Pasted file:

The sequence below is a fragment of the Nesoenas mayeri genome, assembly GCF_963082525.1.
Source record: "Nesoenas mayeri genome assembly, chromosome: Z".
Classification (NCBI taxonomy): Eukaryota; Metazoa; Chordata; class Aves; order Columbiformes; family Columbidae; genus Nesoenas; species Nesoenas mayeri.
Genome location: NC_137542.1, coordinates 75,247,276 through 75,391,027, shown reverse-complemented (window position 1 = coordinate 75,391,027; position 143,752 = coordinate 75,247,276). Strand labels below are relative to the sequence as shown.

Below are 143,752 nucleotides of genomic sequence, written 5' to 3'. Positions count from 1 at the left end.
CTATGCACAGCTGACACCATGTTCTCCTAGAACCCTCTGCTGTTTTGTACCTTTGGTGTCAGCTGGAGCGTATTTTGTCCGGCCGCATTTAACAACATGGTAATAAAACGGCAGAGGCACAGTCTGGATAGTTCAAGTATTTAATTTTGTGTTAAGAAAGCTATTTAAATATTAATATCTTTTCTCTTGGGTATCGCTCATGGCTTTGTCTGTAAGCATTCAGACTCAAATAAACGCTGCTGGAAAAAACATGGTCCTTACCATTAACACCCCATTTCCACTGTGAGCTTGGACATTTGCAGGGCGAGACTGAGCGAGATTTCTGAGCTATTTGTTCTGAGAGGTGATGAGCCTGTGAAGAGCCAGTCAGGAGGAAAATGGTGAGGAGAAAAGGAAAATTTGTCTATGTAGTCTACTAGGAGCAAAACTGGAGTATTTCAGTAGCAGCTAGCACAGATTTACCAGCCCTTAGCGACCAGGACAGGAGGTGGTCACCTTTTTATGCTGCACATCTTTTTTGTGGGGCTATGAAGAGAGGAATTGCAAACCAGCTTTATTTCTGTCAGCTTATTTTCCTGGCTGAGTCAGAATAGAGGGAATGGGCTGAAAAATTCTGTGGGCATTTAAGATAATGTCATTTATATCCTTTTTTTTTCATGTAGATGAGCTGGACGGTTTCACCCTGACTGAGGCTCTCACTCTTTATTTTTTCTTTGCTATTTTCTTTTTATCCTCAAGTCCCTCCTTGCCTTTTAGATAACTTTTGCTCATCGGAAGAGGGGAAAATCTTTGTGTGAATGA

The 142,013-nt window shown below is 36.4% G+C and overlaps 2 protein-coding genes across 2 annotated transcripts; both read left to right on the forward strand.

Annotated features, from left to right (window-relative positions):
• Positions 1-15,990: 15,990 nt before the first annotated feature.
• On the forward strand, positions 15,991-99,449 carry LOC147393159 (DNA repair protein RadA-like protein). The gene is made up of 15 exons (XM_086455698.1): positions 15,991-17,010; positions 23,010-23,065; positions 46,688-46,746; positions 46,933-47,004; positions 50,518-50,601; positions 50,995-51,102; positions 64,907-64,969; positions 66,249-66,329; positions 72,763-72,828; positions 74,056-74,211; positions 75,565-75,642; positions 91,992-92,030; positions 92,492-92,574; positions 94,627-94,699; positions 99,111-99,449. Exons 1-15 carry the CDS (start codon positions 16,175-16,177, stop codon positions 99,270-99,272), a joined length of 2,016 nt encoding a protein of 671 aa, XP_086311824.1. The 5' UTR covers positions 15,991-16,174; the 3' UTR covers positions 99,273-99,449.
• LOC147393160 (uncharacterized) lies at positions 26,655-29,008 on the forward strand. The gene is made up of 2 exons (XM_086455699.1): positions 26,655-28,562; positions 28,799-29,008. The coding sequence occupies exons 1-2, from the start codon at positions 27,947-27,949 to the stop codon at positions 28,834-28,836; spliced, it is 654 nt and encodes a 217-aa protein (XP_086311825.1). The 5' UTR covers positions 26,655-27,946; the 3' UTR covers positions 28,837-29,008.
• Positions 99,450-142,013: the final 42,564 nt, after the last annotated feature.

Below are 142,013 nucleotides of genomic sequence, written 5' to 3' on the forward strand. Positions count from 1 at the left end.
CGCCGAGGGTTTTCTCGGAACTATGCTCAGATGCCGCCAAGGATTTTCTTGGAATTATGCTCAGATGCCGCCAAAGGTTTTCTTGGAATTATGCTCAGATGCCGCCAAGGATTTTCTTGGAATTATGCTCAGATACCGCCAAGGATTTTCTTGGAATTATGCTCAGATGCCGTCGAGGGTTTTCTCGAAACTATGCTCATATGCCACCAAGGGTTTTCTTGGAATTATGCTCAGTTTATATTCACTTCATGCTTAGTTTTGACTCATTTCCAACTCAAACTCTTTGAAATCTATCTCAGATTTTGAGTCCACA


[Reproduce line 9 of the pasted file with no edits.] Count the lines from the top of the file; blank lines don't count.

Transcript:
• Positions 1-15,990: 15,990 nt before the first annotated feature.